Dialectical Behavioral Therapy

Dialectical Behavioral Therapy (DBT) is a cognitive-behavioral treatment developed by Marsha Linehan, Ph.D., in the 1980s to help people who often experience extremely intense negative emotions that are nearly impossible to manage. These intense and uncontrollable negative emotions are often experienced when the individual is interacting with others—friends, romantic partners, family members. Not surprisingly, who experience intense emotions often struggle in maintaining healthy relationships.

The “D” means “dialectical.” A dialectic is a synthesis or integration of opposites. A DBT-oriented therapist consistently works with an individual to find ways to hold two seemingly opposite perspectives at once, promoting balance and avoiding black and white (all-or-nothing) styles of thinking. In service of this balance, DBT promotes a “both-and” rather than an “either-or” outlook. The dialectic at the heart of DBT is acceptance and change.

Dialectical strategies help us get unstuck from extreme positions. They help us stay “in-balance” so we can reach our ultimate goals as quickly as possible. The Wise Mind is a classic example.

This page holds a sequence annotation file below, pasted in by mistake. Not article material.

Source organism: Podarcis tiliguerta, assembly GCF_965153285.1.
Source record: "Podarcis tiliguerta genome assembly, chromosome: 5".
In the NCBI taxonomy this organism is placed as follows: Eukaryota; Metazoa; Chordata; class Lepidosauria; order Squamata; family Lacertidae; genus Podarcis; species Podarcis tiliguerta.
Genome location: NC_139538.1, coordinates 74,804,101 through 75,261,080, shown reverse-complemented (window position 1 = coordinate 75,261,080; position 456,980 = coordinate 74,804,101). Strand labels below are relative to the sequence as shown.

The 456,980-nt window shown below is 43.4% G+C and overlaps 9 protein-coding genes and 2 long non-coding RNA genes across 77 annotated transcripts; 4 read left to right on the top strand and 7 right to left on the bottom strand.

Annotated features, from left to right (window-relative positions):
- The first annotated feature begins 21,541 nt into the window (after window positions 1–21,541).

Dialectical behavior therapy (DBT) provides us with new skills to manage painful emotions and decrease conflict in our relationships. DBT specifically focuses on providing skills in four key areas.

  1. Mindfulness: Mindfulness focuses on improving our ability to accept and be present in the current moment.
  2. Distress Tolerance: Distress tolerance is geared toward increasing our tolerance of negative emotion, rather than trying to escape from it.
  3. Emotion regulation: Emotion regulation covers strategies to manage and change intense emotions that are causing problems in our lives.
  4. Interpersonal effectiveness: Interpersonal effectiveness consists of techniques that allow us to communicate with others in a way that is assertive, maintains self-respect, and strengthens relationships.

Using a DBT approach, a therapist uses acceptance and behavioral change strategies by validating and accepting the individual as he or she is.  A DBT therapist appreciates that too much focus on change results in the individual feeling misunderstood and invalidated. Working with people with extreme emotional sensitivity requires careful attention to the balance between acceptance and change. It also requires an assessment of personal boundaries

DBT was originally developed to treat borderline personality disorder. However, research shows that DBT has also been used successfully to help people suffering from depression, bulimia, binge-eating, bipolar disorder, post-traumatic-stress disorder, abandonment/attachment problems, and substance abuse. 

Try the Wise Mind Exercise!

Share this:

Like this:

Like Loading...

TASK 6: THE VOICES

  • What was your internal dialogue like?
  • What were the voices in your head saying?
  • Were they mean? Were they positive or negative?
  • Describe what you noticed.

TASK 5: THE SOUND

TASK 4: THE SIGHT AND SMELL

TASK 3: THE TASTE

TASK 2: THE TALK

TASK 1: THE WALK

%d bloggers like this: